One of the earlier password managers, KeePass is free open-source software that will keep track of your logins. You can choose to use a master password to access the database, but the application has an option to use key files. KeePass says these files are more difficult to crack (just don't lose the file or the drive it's on). For the ultra paranoid, users can combine the two, requiring a master password and key file to unlock the password database.
Given its open-source nature, if you're not happy with any component, the source code is available for you to tweak and play with. KeePass is compatible with Windows machines; an unofficial port called KeePassX is available for Mac and Linux computers.
Norton Identity Safe: Password manager backed by big name in security
One of the newest players in this space, Norton Identify Safe debuted in the spring as a standalone product. While it's not the most robust password manager, for some people, the Norton name might offer peace of mind. The software uses 256-bit AES encryption and doesn't store passwords or decryption keys on the company's servers.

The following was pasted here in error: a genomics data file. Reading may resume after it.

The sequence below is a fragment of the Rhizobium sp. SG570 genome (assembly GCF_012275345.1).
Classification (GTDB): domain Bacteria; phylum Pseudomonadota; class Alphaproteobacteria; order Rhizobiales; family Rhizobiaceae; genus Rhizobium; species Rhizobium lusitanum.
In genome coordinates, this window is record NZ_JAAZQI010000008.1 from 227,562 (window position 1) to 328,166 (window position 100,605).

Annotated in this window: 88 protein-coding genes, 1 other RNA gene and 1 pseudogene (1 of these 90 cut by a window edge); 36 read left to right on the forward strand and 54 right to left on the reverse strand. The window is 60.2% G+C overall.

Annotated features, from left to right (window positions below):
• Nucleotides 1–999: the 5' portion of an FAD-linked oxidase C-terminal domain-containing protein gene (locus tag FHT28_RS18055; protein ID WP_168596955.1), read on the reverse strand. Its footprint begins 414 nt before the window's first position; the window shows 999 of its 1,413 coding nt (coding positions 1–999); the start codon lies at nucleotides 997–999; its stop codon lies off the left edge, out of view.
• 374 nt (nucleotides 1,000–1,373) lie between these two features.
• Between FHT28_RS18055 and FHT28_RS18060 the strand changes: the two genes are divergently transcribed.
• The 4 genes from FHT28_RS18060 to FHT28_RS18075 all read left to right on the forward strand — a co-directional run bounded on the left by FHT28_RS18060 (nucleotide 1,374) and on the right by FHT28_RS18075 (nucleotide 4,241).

The big drawback is that Identity Safe doesn't use a built-in password manager; it only offers one through its website. In addition to saving and filling log-in information, Norton also offers bookmarklets to let users share content on social networks directly from Identity Safe. A safe search feature also alerts users to fraudulent websites (granted, most modern browsers have this built in). While Norton hasn't announced any pricing structure, users who download by Oct. 1 will be able to use it for free — no expiration date. Identity Safe is compatible with PCs and Macs as well as iOS and Android devices.